A good agency will ask you a lot of questions designed to get this sort of information down on paper during discovery. A bad agency will take your brief, think “great!” and work with it without much further interrogation – leaving it on your head when something comes to light halfway through the project that you hadn’t thought of before.
Focus on your goals
The best agencies will help you design and build the right website to achieve your business goals. If you are a growing company, and want to continue that growth, tell your agency that and they should ask you what the bottlenecks have been so far, how they can help you, and what tools your departments need from their website to help them move forwards. Going into an agency and say “This is where we are. This is where we’d like to be. We see a website helping us in potentially these ways. What would you recommend” will allow that agency to come back to you with 1000 ideas, many of which will be out of budget, some of which you’ll choose to go ahead with now and save some for a ‘phase 2’ later. Either way, they will inform your long-term digital roadmap, which is a valuable exercise. This is a much stronger approach than ‘designing solutions’ where you tell the agency that you want a certain type of functionality because you think that will help you achieve a certain goal – the chances are your agency will be able to recommend a better solution to that problem.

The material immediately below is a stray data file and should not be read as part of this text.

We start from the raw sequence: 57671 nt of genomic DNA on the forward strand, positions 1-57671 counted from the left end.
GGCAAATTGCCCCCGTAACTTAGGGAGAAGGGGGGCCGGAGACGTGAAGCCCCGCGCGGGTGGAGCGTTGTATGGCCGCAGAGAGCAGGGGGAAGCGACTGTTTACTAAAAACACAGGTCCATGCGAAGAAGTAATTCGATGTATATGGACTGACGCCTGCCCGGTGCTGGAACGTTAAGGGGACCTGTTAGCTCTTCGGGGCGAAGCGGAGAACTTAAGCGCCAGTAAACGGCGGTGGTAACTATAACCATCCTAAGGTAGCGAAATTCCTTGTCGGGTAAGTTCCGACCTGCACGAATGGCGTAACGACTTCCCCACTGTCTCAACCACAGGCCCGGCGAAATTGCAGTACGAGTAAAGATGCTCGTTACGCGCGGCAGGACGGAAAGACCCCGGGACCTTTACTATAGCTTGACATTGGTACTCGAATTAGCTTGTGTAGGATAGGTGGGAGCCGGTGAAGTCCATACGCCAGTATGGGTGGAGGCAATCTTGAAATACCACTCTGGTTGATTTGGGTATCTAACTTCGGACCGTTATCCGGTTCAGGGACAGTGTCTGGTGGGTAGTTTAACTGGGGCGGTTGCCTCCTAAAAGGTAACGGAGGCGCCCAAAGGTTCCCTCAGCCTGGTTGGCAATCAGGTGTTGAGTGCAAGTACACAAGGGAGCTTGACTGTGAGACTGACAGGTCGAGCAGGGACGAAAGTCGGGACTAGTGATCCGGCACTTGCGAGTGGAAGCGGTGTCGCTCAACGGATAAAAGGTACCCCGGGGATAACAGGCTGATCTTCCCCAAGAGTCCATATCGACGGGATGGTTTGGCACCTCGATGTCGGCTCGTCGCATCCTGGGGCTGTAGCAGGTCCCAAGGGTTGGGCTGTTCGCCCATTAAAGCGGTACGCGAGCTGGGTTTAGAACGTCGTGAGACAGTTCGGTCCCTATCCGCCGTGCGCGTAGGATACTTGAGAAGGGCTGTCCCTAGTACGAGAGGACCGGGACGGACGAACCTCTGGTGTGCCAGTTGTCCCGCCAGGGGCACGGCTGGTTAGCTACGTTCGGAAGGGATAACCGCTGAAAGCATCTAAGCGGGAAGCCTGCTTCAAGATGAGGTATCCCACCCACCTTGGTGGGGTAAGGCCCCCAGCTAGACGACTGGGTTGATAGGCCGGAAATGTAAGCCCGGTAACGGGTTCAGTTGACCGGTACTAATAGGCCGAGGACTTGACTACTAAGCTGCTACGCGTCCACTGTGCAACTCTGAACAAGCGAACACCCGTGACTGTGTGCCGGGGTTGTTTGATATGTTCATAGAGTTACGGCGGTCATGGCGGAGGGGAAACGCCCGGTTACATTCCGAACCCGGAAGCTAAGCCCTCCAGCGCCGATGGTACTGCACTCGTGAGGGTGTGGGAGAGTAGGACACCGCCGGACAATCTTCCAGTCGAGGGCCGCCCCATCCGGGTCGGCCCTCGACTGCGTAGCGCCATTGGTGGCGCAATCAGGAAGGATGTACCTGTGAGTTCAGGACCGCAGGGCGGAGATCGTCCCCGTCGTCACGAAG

And, finally, see this as a first step
Your website won’t be finished when you have designed and built this iteration of it with your agency. Companies that want to grow and develop their digital capability should see their websites as a constant, continuing investment. Setting a £10,000 budget for the website and then hoping you can forget about it for five years is not what will help your business most. Agencies will love to work with you on an ongoing basis, so see this part of your website as ‘phase 1’ and then think about the roadmap. Maybe there’s a customer service portal to build on. Maybe there’s e-commerce to build on. Additional functionalities like this are what will help set you apart from the competition and the process of analysis, optimisation and continuing support from your agency will mean they are able to help you align your digital toolkit with your long-term organisational goals. It’ll also help you set up a relationship that could last for decades because your agency will be invested in helping you grow much more if the project isn’t a ‘design, build, launch, forget’ site.